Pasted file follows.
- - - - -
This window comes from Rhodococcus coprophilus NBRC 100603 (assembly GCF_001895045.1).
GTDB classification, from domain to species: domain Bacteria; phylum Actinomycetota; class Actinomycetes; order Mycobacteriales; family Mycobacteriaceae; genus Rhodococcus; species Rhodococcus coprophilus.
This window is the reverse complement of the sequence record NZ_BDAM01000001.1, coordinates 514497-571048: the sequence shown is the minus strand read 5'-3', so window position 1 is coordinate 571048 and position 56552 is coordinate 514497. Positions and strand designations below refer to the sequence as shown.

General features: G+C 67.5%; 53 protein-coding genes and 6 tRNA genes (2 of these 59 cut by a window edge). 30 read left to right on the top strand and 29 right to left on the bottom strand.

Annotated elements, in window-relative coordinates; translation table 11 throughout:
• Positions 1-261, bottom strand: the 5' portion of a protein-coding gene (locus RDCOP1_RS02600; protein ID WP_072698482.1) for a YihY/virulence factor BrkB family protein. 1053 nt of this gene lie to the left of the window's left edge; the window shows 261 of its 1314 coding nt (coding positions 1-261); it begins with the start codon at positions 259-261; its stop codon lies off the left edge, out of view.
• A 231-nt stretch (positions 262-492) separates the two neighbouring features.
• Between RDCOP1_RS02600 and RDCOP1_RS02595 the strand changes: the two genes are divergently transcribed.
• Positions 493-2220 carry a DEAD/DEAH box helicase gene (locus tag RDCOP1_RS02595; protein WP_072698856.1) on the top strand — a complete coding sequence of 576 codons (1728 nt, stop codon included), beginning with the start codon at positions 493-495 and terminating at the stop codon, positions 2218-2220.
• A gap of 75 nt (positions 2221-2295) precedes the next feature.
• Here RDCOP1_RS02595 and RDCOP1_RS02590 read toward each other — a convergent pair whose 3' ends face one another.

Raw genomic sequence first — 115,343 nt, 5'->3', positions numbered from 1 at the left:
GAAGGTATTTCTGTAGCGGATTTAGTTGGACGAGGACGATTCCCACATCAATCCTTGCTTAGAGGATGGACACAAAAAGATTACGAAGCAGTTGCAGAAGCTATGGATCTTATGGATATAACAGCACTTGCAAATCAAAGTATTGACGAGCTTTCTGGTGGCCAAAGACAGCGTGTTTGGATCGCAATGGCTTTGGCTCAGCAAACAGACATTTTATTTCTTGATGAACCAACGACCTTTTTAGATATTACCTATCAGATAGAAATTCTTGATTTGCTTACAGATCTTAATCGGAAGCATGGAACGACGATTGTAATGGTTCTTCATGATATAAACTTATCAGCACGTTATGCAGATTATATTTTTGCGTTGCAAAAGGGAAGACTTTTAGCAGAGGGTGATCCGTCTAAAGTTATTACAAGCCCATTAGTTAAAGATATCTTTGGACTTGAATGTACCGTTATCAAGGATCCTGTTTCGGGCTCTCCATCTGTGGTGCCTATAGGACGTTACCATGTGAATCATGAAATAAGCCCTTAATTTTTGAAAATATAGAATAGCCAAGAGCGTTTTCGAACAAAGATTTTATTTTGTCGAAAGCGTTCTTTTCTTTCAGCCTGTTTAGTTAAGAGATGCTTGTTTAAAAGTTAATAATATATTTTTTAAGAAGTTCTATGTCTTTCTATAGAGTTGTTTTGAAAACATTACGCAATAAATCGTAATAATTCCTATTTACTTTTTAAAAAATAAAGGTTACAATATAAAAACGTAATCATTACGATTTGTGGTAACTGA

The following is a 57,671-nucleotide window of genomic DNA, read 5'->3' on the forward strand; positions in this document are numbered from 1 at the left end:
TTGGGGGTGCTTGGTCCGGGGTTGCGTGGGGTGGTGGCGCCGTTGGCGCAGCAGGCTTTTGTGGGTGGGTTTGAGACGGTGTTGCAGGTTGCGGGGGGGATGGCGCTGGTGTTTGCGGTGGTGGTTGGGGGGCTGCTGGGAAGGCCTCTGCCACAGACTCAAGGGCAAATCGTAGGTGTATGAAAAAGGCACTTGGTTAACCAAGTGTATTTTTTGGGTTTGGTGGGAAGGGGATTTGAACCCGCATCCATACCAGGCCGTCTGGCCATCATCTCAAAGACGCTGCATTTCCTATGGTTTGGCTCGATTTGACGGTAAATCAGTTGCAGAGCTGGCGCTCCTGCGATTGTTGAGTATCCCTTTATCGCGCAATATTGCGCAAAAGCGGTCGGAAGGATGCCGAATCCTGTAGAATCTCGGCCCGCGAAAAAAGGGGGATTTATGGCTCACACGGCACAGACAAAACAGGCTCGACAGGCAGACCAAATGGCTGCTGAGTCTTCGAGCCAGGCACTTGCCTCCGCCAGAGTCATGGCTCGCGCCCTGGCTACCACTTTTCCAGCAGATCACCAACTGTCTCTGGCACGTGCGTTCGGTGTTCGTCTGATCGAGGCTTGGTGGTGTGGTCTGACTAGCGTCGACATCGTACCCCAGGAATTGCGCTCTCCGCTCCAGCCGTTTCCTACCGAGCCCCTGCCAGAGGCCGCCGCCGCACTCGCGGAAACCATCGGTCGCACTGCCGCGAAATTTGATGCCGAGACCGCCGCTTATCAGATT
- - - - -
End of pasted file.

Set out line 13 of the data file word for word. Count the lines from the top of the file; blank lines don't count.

GAAGGTATTTCTGTAGCGGATTTAGTTGGACGAGGACGATTCCCACATCAATCCTTGCTTAGAGGATGGACACAAAAAGATTACGAAGCAGTTGCAGAAGCTATGGATCTTATGGATATAACAGCACTTGCAAATCAAAGTATTGACGAGCTTTCTGGTGGCCAAAGACAGCGTGTTTGGATCGCAATGGCTTTGGCTCAGCAAACAGACATTTTATTTCTTGATGAACCAACGACCTTTTTAGATATTACCTATCAGATAGAAATTCTTGATTTGCTTACAGATCTTAATCGGAAGCATGGAACGACGATTGTAATGGTTCTTCATGATATAAACTTATCAGCACGTTATGCAGATTATATTTTTGCGTTGCAAAAGGGAAGACTTTTAGCAGAGGGTGATCCGTCTAAAGTTATTACAAGCCCATTAGTTAAAGATATCTTTGGACTTGAATGTACCGTTATCAAGGATCCTGTTTCGGGCTCTCCATCTGTGGTGCCTATAGGACGTTACCATGTGAATCATGAAATAAGCCCTTAATTTTTGAAAATATAGAATAGCCAAGAGCGTTTTCGAACAAAGATTTTATTTTGTCGAAAGCGTTCTTTTCTTTCAGCCTGTTTAGTTAAGAGATGCTTGTTTAAAAGTTAATAATATATTTTTTAAGAAGTTCTATGTCTTTCTATAGAGTTGTTTTGAAAACATTACGCAATAAATCGTAATAATTCCTATTTACTTTTTAAAAAATAAAGGTTACAATATAAAAACGTAATCATTACGATTTGTGGTAACTGA